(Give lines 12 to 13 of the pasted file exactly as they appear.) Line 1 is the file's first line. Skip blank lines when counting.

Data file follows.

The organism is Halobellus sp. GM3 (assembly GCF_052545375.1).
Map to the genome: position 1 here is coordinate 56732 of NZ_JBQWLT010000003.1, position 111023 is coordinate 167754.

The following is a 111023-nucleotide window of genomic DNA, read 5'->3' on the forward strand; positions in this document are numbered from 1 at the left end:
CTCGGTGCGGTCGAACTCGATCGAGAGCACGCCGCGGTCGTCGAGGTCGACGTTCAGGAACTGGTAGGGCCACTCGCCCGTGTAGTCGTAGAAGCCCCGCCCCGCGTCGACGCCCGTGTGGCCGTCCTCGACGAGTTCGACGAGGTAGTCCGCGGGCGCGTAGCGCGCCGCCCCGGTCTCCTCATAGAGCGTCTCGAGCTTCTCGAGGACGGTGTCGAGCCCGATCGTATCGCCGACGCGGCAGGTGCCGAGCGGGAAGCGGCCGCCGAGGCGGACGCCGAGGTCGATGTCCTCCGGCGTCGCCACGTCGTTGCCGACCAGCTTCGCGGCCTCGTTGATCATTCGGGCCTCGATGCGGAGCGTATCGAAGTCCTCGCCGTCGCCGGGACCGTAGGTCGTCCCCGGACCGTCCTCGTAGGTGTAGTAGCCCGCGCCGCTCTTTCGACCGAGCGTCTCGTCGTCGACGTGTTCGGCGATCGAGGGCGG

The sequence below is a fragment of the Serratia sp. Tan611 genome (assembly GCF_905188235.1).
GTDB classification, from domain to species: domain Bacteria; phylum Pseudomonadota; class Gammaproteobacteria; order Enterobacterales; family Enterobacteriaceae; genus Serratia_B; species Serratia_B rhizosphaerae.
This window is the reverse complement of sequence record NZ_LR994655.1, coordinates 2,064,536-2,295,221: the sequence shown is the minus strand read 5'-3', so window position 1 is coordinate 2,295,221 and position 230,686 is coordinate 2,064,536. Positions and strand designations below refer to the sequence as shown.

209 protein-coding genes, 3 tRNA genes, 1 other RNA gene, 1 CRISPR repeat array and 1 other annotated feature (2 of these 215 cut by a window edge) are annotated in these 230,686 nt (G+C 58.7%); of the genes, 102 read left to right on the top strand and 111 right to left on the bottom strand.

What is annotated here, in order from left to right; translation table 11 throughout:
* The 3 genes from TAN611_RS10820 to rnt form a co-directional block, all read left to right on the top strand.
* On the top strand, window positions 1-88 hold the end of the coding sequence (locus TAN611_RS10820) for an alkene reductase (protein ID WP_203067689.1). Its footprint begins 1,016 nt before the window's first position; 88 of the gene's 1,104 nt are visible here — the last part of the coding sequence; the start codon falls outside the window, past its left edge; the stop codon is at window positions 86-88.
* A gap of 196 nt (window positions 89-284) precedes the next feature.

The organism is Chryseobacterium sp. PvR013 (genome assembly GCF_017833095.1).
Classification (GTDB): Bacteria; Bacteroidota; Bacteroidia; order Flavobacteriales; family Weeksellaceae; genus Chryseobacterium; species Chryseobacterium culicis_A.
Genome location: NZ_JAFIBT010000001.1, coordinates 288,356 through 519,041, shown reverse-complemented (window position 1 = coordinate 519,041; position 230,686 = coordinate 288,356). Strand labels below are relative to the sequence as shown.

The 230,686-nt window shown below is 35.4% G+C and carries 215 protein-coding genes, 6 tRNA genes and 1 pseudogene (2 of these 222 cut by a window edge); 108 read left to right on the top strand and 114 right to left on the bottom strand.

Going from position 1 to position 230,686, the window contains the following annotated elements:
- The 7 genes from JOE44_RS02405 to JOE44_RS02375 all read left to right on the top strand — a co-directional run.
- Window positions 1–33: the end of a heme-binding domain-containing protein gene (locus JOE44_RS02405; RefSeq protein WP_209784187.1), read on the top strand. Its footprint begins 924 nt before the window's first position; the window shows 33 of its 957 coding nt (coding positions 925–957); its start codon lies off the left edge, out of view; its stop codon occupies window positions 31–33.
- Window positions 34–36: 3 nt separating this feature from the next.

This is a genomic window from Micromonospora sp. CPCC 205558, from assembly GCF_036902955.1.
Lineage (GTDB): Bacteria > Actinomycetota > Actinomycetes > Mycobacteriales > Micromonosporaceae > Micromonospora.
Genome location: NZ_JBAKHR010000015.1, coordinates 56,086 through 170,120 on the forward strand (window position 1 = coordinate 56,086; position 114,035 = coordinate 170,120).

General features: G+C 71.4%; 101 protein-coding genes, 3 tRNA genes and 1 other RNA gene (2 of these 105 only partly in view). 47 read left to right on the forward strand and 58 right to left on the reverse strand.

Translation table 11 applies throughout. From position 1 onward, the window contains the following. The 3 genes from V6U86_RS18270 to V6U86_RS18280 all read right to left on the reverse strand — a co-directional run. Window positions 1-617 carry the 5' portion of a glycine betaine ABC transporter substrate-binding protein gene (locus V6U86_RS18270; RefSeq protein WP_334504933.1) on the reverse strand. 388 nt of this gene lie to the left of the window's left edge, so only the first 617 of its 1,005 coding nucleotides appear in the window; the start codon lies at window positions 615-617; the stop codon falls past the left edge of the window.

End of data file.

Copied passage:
* A gap of 196 nt (window positions 89-284) precedes the next feature.

The organism is Chryseobacterium sp. PvR013 (genome assembly GCF_017833095.1).